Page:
Ever Changing Me
Ever Changing Me
By Tony DeLorger © 2011
Have you ever looked in the mirror and not recognised yourself? As we get older, at least for me, it is a common event. Time doesn’t fly, it dissipates in a blink and often we wonder what happened. My image is an enigma, a puzzle I have always tried to solve. My perceptions of myself are no doubt in flux, so I therefore recognise differences and therefore question what has happened.
I believe we are born with a soul or essence that is sound and cannot be destroyed. But in life we gather layers, born of experience and learning from our role models, creating a moral compass and eventually a paradigm on which to base our lives. Sometimes changes are not obvious and are often seen in moments of clarity, looking in a mirror or realising something we have done.
We change sometimes slowly, sometimes quickly and to the point of being overwhelmed and needing rest to re-establish balance. I have always embraced change as I know it offers by nature new horizons with unexpected opportunities. Often there is pain as a consequence, but I believe the result is always worth the effort.
You’ve no doubt heard the expression ‘finding yourself’, and in a way I believe that we never stop finding ourselves, because in truth we keep creating ourselves. We are a work in progress. We take aspects of our essence and add layer on layer, either expanding or suppressing as we set up the boundaries of our life model. We are always the same person, but how we express ourselves and present can evolve often dramatically. When we run into people we haven’t seen for some time, they can appear different, not the people we once knew. That is often the case, as are we, constantly growing, learning and changing.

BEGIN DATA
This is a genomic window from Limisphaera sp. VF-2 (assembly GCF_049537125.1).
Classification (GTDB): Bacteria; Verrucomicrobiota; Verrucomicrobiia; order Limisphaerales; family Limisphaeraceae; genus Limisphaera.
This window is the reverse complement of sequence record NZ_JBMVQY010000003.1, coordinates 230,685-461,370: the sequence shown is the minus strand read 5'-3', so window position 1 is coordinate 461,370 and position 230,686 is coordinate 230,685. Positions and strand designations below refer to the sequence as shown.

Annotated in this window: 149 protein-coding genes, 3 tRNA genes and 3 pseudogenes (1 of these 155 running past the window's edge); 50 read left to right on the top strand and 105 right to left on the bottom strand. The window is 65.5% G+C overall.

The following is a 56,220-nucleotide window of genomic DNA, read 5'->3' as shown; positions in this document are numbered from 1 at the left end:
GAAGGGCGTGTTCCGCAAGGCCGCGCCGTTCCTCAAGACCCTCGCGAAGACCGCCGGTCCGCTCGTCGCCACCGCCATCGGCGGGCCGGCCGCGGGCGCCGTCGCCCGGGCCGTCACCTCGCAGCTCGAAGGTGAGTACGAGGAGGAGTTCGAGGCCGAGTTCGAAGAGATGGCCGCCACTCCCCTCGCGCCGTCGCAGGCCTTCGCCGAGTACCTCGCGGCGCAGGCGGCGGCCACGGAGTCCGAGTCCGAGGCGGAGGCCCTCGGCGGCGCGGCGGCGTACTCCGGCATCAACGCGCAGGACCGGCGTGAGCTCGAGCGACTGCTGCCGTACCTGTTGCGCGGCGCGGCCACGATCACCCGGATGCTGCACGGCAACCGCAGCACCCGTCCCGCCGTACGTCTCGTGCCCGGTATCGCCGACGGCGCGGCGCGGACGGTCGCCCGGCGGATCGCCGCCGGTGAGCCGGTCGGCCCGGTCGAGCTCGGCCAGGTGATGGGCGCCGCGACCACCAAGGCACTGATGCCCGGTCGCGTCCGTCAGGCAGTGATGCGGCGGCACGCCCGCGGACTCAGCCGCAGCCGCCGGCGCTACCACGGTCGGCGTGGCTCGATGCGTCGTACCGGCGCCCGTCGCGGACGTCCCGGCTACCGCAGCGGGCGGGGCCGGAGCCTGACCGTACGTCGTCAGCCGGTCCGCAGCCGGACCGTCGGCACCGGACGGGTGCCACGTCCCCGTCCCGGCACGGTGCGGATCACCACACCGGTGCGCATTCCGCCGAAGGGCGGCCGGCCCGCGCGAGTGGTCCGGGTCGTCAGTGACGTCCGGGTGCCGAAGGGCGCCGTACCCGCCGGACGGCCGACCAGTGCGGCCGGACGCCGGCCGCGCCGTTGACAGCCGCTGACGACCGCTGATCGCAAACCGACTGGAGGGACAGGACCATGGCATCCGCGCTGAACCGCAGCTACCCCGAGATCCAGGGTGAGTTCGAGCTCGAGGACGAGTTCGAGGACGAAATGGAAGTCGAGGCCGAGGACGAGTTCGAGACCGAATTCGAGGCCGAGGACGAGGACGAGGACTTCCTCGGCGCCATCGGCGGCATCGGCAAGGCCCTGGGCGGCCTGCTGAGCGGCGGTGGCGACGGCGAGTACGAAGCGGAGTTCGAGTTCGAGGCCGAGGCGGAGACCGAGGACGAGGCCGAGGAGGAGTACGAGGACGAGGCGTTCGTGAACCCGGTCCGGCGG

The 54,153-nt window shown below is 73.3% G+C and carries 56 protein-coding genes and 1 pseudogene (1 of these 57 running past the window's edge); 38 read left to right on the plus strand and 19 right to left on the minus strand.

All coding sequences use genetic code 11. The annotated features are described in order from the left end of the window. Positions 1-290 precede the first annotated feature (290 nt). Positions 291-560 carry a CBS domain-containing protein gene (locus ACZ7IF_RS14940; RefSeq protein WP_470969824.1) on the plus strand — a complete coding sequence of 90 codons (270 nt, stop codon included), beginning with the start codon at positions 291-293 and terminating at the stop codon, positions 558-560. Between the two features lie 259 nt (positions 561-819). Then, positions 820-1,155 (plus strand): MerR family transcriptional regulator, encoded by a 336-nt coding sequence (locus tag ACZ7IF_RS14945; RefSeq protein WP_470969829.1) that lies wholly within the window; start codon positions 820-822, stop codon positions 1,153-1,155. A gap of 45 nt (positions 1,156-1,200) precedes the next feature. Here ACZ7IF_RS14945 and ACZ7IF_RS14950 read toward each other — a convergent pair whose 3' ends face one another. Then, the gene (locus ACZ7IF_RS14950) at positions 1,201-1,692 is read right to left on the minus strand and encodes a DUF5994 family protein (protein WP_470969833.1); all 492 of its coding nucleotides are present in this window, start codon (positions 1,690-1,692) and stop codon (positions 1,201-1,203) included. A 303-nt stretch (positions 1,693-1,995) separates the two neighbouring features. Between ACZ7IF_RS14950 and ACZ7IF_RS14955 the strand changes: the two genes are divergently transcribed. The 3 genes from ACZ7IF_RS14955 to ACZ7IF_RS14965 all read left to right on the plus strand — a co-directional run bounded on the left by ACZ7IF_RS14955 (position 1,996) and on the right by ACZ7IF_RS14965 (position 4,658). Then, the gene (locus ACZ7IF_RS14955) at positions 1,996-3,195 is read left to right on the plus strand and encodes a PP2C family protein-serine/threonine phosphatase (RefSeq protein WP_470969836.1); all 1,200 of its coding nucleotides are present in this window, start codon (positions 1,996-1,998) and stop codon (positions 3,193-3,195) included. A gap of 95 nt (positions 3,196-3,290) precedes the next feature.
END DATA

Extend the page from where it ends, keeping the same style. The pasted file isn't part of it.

My image can be unrecognisable because I choose to flow with life’s opportunities and change as I see appropriate. In that quest, I often find it difficult to see who I am from what I see. Age creeps up on you and one disadvantage is the mind is willing but the body is not. I still think I can do physical activities that I was doing in my twenties; I quickly discover I cannot. Bummer! But age also offers experience that can afford wisdom and perhaps avoiding much of the calamity of youthful ignorance.
I guess I must embrace the me that is my fundamental core, my essence. I think I still retain my exuberance for life, if not a little more sedentary in execution, and I feel the same, with just a bit more understanding. In the end I’m happy with that, but there are times when that person who looks back at me in the mirror, seems unrelated, disconnected in some way. I stand there looking for that clarity of recognition and after awhile I’ll find it. I’ll look at my features and realise that my youthful, clear-skinned glow has been replaced with wrinkles, puffy eyes and a general dulling of vitality.
But I still have a twinkle in my eye, and a cheek to match. Perhaps that is my saving grace.
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